GP Needed Immediately On-Going 3 Days Per Week at Occupational Clinic General Practictioner needed on-going 3 days per week at occupational clinic in Greensboro, NC. Numerous available shifts for October. Averages 25 patients per day with no call and shift hours from 8:30 am to 5:30 pm. Physician Solutions, P.O. Box 98313, Raleigh, NC 27624, and PH: (919) 845-0054, email:

Immediate need for full time GP/FP for urgent cares in eastern NC Urgent care centers from Raleigh to the eastern coast of NC seek immediate primary care physician. Full time opportunity with possibility for permanent placement. Physician Solutions, P.O. Box 98313, Raleigh, NC 27624, and PH: (919) 845-0054, email:

3-5 days per week in Durham, NC Geriatric physician needed immediately 3-5 days per week, on-going at nursing home in Durham. Nursing home focuses on therapy and nursing after patients are released from the hospital. Physician Solutions, P.O. Box 98313, Raleigh, NC 27624, and PH: (919) 845-0054, email: GP Needed Immediately On-Going 1-3 Days Per Week at Addictive Diease Clinics located in Charlotte, Hickory, Concord & Marion North Carolina General Practitioner with a knowledge or interest in addictive disease. Needed in October on-going 1-3 times per week. This clinic requires training so respond to post before October 1st. Physician Solutions, P.O. Box 98313, Raleigh, NC 27624, and PH: (919) 845-0054, email: Primary Care Physician in Northwest NC (multiple locations) Primary care physician needed immediately for ongoing coverage at one of the largest substance abuse treatment facilities in NC. Doctor will be responsible for new patient evaluations and supportive aftercare. Counseling and therapy are combined with physician’s medical assessment and care for the treatment of adults, adolescents and families. Physician Solutions, P.O. Box 98313, Raleigh, NC 27624, and PH: (919) 845-0054, email: Pediatrician or Family Medicine Doctor in Fayetteville Comfortable with seeing children. Need is immediate - Full time ongoing for maternity leave. 8 am - 5 pm. Outpatient only. Physician Solutions, P.O. Box 98313, Raleigh, NC 27624, and PH: (919) 845-0054, email:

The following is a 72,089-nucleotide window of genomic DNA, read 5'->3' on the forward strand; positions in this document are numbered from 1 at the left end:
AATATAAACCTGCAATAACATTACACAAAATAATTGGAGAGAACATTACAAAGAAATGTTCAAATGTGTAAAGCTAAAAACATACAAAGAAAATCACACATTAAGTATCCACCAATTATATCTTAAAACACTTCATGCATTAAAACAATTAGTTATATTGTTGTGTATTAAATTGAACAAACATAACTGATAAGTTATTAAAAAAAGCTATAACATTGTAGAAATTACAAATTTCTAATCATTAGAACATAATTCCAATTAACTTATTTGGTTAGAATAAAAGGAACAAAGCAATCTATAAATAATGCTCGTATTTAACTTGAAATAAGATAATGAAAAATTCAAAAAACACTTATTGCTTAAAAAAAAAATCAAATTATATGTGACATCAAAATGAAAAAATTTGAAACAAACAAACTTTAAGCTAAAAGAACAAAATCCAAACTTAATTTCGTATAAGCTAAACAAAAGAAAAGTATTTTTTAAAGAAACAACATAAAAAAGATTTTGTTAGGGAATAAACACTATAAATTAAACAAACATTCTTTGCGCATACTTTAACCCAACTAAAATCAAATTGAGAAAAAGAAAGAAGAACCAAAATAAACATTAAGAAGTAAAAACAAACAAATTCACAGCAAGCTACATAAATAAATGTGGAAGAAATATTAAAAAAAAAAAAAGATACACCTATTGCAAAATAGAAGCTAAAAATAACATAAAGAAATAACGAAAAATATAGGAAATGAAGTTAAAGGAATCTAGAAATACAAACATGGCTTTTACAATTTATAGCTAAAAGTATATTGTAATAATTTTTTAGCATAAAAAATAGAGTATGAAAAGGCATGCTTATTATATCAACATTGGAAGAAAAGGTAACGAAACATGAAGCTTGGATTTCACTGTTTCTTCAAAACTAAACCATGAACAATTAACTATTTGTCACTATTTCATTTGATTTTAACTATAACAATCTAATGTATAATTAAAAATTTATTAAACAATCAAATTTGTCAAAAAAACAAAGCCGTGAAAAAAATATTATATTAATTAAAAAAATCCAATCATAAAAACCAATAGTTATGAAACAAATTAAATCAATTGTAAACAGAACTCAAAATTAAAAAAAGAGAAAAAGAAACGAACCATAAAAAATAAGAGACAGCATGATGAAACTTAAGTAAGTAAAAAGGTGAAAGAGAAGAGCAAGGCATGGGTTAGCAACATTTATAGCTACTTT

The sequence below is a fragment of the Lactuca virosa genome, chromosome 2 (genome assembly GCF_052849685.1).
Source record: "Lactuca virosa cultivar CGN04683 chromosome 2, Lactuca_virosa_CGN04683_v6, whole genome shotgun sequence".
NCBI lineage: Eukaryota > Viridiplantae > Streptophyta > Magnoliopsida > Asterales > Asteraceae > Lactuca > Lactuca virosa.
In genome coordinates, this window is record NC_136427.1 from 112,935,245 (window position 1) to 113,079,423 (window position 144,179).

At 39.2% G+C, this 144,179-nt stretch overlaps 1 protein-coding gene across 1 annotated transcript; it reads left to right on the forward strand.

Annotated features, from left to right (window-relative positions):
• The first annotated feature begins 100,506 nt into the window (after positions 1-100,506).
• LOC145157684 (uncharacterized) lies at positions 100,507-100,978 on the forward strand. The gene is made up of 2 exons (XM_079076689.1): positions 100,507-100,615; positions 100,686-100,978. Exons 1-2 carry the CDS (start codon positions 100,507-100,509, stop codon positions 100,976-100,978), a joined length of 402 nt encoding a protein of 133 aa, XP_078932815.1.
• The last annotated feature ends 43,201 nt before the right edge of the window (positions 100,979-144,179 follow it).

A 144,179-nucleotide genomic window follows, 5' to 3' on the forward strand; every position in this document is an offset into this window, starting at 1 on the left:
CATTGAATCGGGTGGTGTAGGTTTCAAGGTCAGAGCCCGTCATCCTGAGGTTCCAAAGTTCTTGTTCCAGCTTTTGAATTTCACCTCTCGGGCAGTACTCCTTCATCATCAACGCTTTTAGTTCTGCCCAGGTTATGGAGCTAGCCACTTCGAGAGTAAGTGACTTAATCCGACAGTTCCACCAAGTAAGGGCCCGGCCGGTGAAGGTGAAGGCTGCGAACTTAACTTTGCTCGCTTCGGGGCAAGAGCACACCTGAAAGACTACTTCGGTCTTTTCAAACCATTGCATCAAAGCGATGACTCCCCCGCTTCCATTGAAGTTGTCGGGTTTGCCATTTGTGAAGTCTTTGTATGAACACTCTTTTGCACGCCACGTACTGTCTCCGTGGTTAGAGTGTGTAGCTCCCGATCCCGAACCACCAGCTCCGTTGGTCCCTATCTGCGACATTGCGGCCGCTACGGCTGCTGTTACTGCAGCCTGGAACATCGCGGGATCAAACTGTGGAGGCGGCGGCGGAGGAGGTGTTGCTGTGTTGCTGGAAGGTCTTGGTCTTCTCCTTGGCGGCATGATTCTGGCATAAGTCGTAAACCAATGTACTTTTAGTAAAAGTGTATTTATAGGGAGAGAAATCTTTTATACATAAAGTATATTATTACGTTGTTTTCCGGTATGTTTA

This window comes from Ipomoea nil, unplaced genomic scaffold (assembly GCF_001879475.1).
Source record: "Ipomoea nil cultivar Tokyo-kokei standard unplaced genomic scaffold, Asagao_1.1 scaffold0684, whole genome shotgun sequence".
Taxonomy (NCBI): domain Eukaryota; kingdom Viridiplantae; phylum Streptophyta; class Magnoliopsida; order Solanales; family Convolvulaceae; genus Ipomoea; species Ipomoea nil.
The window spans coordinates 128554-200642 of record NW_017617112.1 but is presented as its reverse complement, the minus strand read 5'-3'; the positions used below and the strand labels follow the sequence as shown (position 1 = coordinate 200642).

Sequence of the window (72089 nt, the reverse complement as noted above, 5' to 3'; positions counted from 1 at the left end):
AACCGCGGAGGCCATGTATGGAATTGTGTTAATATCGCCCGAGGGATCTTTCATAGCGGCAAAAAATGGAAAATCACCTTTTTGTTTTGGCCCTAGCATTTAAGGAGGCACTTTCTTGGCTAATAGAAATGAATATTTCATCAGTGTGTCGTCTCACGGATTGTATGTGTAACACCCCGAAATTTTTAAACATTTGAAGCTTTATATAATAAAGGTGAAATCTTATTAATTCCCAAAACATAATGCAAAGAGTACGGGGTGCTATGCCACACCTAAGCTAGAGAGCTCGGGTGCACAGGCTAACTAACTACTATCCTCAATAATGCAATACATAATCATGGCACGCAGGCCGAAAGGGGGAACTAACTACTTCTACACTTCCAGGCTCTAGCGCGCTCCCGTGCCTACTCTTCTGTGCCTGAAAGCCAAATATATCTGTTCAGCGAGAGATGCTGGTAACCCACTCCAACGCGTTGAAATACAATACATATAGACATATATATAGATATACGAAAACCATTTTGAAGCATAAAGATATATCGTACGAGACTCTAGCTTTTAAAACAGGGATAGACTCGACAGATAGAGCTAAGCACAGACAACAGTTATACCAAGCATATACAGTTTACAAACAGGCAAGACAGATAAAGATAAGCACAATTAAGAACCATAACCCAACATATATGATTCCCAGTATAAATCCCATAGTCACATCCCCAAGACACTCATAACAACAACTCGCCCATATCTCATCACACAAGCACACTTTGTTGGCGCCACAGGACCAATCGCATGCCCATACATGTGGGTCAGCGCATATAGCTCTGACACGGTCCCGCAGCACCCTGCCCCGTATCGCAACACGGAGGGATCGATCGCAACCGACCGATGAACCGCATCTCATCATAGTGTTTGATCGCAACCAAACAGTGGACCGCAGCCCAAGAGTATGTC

General Practitioner Needed in Greensboro Occupational health care clinic seeks general practitioner for disability physicals ongoing 1-3 days a week. Adults only. 8 am-5 pm. No call required. Physician Solutions, P.O. Box 98313, Raleigh, NC 27624, and PH: (919) 845-0054, email: Pediatrician or Family Physician Needed Immediately at clinic in Roanoke Rapids, NC Pediatric clinic in Roanoke Rapids, NC seeks Peds physician or FP comfortable with children for 2-3 months/ on-going/full-time. The chosen physician will need to be credentialed through the hospital, please email your CV, medical license and DEA so we can fill this position immediately. County Health Department in Fayetteville, NC seeks GP/IM/FP Full-Time, On-Going Shifts GP/IM/FP Needed Immediately at County Health Department in Fayetteville, NC. Approximately 20 patients per day with hours from 8 am -5 pm. Call or email for more information. 919-845-0054 Occupational Clinic in Greensboro, NC seeks FP/GP for On-Going Shifts Locum tenens position (4-5 days a week) available for an occupational, urgent care and walk in clinic. The practice is located in Greensboro NC. Hours are 8 am-5 pm. Approximately 20 patients/day. Excellent staff. Outpatient only.

continued on page 66